Indivisible Mad River Valley is a local grassroots organization committed to saving democracy. Last week, the group invited Elizabeth Shackelford, Rochester resident and former U.S. diplomat, to participate in a Q&A session over Zoom, where she shared the harrowing story told in her book, “The Dissent Channel,” of witnessing the U.S. State Department’s corrupt dealings in South Sudan, where she worked as a consular officer.
As a consular officer, Shackelford’s assignment was to look after the welfare of all U.S. citizens in South Sudan and report human rights violations. As she explained in her talk, the prospect of protecting human rights abroad is what drove her to join the U.S. State Department in the first place.
As a law student, Shackelford did an internship in Kosovo where she met several American diplomats. “It was fascinating to me. These were people who were around my age, and they were representing U.S. foreign policy. They were trying to enhance political representation and increase stability. It just seemed really meaningful,” said Shackelford.
This experience inspired the young law student to buckle down and study for the Foreign Service Officer Test (FSOT), the exam that one must pass to become a diplomat. Shackelford passed and by age 30 she was officially welcomed to the foreign service.
During her time as a diplomat, Shackelford worked in Poland, Somalia and South Sudan. However, her faith in the U.S. State Department’s ability to provide political stability to foreign countries and to ensure the health and safety of their citizens crumbled during her term in South Sudan.
Here’s the geo-political back story: In 2011, South Sudan gained independence from Sudan, which marked the end to Africa's longest-running civil war. However, two years later, violent conflict broke out in South Sudan after a political disagreement occurred between President Salva Kiir and former Vice President Riek Machar. The fighting is still going on today.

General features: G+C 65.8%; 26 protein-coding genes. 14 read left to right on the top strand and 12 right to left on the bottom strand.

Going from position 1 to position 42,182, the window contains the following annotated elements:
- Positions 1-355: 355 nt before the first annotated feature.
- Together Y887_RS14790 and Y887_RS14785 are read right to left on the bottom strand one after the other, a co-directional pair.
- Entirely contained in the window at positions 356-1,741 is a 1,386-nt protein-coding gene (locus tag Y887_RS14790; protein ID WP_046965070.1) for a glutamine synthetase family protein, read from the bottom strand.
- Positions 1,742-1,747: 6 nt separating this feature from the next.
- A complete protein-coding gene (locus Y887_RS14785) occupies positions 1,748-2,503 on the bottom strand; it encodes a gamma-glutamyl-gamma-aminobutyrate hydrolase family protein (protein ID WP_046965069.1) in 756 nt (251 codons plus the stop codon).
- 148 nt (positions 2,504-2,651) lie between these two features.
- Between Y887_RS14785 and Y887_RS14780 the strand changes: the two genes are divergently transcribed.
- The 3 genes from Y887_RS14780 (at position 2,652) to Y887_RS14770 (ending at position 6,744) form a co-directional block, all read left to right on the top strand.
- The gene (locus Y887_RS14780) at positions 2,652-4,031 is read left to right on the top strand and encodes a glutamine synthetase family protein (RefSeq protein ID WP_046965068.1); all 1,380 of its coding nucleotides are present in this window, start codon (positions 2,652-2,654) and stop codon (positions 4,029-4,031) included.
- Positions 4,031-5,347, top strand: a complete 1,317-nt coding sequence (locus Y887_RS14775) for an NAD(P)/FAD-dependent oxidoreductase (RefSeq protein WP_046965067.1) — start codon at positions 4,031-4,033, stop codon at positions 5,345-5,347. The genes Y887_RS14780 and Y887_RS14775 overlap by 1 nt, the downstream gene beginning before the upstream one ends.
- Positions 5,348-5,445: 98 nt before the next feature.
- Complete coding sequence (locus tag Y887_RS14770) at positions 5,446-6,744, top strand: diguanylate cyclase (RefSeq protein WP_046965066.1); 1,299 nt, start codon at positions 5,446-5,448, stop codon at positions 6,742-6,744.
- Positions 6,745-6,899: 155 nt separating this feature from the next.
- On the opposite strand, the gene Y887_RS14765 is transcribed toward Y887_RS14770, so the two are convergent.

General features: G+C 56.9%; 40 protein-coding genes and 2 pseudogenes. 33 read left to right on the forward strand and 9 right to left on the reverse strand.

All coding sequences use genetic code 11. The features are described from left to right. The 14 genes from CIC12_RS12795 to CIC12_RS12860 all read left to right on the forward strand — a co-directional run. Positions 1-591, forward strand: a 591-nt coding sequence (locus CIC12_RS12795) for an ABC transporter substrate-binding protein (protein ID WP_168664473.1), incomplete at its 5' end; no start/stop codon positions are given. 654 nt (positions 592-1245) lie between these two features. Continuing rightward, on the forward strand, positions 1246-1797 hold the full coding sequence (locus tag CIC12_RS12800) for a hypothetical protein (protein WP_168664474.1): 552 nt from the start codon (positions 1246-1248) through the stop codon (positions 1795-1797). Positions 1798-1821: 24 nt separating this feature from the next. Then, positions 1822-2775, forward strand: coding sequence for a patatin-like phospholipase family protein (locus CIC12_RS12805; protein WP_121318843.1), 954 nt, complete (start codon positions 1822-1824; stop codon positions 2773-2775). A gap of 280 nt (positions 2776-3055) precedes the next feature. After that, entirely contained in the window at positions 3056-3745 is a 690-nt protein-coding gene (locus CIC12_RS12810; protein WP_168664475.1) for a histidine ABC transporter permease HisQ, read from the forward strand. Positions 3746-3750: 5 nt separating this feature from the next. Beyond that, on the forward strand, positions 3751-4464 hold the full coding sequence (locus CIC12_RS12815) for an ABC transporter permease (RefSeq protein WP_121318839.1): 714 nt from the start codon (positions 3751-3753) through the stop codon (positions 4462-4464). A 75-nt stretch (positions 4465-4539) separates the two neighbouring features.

Shackelford, who served in South Sudan in 2013, during the rise and fall of the world’s newest country, was disheartened by the U.S. State Department’s approach to foreign policy during this conflict.
“Oil has been a massive driver of the conflict,” she said to viewers. “Where the oil is, is literally the fault line between Sudan and South Sudan. It’s not yet settled in terms of boundaries and lines, so that’s where a lot of the fighting is taking place,” she said.
While South Sudan doesn’t have massive oil reserves, it has enough to literally “fuel” the fighting, as Shackelford explained. “Without the oil, you wouldn’t have been able to pay for the war.”
The oil is also where U.S. engagement and complicity comes in. “For years into the war, we still had advisors in the ministry of petroleum and the ministry of finance who were helping them (South Sudanese political leaders) figure out how to make money out of the oil without following up on the accountability for how they were spending that money,” said Shackelford. In other words, by supporting the extraction and profiteering of oil in South Sudan, the U.S. was supporting a war that was devastating South Sudanese people.
“The people of South Sudan suffered horrifically during this war,” said Shackelford, who went on to explain that by helping politicians profit in South Sudan, the U.S. was also helping them protect themselves from the devastating war that they themselves instigated. “They spent their money buying big houses in Kenya and other places. They were able to put their families in safe places so they didn’t have to worry about the violence,” said Shackelford.
Additionally, Shackelford told viewers that the U.S. State Department’s help with oil sales gave South Sudan more money to pay for Ugandan soldiers. “Without the oil, the war wouldn’t have continued. It’s a money game at the end of the day,” said Shackelford.
These events and others are what led Shackelford to resign from the U.S. State Department in 2017. Her resignation letter to Rex Tillerson has since gone viral. She is the first career diplomat to publicly resign in protest to the Trump administration. Since then, Shackelford has become an an advocate for greater civilian oversight of foreign affairs, local democratic activism and better leadership in Washington.
“I’m much more interested in a progressive foreign policy,” said Shackelford. “Not policy that values short-term stability, which often involves backing strong men who we have a history with and who we trust, so we turn our eyes away from a lot of bad acts.”
As she writes in her book, “I’ve learned that our career diplomats are only as effective as political leadership in Washington allows them to be. Swaying political leadership is necessary to change our foreign policy direction.”